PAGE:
Pfizer to Fund Development of Stem Cell Treatment for AMD

Embryonic stem cells are taking an important step toward becoming a treatment for age-related macular degeneration (AMD) thanks to Pfizer’s expected announcement that they will financially back development of this therapeutic approach at Moorfields Eye Hospital in London.

Researchers at Moorfields hope to begin a clinical study of the stem cell treatment in two years. If eventually proven to be safe and effective in restoring sight in humans, the treatment could be available seven years from now.

“Pfizer’s support of stem cell research for AMD is good news for the development of treatments and cures for AMD and potentially other retinal degenerative diseases,” says Stephen Rose, Ph.D., chief research officer, Foundation Fighting Blindness. “A major investment from a big pharmaceutical company affirms the promise of stem cells, and a large investment is needed for the treatment’s costly production process.”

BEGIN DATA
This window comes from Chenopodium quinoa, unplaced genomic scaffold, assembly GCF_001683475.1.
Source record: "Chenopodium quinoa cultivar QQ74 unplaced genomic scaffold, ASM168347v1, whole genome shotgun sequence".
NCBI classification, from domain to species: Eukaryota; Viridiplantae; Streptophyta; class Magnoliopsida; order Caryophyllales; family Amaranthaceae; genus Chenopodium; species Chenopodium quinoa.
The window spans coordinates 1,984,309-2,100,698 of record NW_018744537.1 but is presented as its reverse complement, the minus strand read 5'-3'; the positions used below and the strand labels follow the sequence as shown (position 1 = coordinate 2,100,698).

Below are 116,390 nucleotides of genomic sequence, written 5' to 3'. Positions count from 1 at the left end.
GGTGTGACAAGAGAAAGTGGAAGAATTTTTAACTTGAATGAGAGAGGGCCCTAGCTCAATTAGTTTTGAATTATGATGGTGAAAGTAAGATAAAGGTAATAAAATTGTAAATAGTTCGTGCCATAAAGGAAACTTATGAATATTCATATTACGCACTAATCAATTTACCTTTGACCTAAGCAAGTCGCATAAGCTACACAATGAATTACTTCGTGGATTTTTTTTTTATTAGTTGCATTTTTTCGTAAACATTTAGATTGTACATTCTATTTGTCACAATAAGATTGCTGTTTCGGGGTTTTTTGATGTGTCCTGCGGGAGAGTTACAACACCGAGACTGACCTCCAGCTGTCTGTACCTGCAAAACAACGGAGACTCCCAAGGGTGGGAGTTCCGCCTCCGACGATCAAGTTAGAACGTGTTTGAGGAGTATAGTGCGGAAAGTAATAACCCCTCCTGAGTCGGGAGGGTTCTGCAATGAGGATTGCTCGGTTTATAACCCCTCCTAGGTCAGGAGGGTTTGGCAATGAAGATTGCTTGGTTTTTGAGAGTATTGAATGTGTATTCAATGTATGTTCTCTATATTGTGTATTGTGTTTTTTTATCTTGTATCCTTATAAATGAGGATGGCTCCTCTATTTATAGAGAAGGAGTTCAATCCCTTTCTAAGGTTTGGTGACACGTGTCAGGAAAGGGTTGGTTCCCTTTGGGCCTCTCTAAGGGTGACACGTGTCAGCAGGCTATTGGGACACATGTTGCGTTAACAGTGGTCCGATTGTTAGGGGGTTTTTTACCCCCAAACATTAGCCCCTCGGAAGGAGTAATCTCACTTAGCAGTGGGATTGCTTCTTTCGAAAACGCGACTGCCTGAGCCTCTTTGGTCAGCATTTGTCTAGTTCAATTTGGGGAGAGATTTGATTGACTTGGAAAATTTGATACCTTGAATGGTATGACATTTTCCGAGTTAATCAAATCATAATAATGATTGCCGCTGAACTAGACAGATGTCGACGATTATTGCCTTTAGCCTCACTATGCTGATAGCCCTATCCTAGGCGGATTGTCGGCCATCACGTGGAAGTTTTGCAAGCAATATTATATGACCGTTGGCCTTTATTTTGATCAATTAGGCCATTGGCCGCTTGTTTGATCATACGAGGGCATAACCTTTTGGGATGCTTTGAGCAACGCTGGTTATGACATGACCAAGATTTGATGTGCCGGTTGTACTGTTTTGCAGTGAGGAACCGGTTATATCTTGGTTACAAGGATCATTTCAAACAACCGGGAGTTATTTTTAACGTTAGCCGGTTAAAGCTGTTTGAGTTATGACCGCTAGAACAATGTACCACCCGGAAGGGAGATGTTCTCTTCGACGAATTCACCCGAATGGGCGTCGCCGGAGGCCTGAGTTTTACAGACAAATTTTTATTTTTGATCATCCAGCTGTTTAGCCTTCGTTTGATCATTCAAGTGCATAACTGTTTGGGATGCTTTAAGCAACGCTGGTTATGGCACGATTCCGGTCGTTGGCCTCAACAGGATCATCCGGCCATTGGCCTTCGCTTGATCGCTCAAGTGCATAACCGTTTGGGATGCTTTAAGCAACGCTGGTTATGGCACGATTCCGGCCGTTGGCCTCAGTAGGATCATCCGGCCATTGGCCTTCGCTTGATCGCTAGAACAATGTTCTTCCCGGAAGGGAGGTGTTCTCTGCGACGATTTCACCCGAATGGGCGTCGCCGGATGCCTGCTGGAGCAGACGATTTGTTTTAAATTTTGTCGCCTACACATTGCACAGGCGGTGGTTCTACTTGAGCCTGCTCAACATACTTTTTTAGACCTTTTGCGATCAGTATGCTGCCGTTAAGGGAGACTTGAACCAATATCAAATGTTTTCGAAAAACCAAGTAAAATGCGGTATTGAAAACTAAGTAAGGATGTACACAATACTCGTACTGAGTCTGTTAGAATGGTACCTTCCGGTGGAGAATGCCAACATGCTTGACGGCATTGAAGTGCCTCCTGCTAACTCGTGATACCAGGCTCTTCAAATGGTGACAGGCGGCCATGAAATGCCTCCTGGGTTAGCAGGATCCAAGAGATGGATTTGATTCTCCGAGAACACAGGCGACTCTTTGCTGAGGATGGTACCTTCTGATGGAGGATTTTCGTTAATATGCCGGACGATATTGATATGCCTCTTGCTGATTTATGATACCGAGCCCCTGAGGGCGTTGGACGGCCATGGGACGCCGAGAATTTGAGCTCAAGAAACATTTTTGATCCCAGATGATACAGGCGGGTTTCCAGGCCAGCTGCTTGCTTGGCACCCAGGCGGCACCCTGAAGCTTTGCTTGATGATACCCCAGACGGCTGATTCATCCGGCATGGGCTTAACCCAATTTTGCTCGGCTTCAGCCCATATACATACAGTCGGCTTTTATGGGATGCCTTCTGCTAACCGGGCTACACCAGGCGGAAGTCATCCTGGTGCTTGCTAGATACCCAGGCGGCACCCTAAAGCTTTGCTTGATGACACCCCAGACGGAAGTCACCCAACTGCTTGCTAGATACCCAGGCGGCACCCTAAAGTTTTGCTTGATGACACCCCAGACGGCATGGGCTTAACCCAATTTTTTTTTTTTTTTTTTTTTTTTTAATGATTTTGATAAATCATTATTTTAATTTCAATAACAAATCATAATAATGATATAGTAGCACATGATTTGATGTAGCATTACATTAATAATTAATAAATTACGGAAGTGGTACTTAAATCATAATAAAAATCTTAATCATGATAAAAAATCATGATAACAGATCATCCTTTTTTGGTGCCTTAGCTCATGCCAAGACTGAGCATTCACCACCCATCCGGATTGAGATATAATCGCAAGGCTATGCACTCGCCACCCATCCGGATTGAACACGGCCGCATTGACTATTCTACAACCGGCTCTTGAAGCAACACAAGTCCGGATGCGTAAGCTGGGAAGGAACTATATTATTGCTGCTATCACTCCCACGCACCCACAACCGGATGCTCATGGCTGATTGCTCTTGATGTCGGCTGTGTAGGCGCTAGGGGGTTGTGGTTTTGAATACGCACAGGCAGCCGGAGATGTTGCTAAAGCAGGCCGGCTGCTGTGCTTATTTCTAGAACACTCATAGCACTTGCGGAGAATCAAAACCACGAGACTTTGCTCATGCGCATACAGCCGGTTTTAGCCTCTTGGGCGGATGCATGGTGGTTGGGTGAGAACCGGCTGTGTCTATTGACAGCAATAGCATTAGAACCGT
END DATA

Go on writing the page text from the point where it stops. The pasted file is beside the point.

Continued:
Researchers at Moorfields will use embryonic stem cells to produce new retinal cells, which can replace retinal tissue lost to AMD. If successful, the treatment could restore the central vision typically lost to both the dry and wet forms of AMD.

Dr. Rose notes that while Pfizer’s announcement of support is an important step forward, much work remains to be done. “Stem cells are a very exciting and fast-moving area of research. We at the Foundation Fighting Blindness are aggressively funding a variety of promising stem cell projects and approaches at prominent institutions such as the University of Wisconsin, Harvard, and the University of Washington ,” says Dr. Rose. “However, stem cell researchers still have a hurdle or two to clear before moving the research into humans. We are working hard to get there as fast as we can.”

In addition to funding embryonic stem cell research, the Foundation supports adult stem cell and induced pluripotent stem (iPS) cell research. Adult stem cells can be derived from many different sources in the body. With iPS, researchers coax mature cells (skin cells, for example) into becoming like embryonic stem cells. Each type of stem cell has its own unique advantages and limitations.

The Foundation currently funds a variety of collaborative research projects at Moorfields Eye Hospital, including a landmark clinical study of gene therapy that is restoring some vision in people with an advanced form of retinitis pigmentosa known as Leber congenital amaurosis.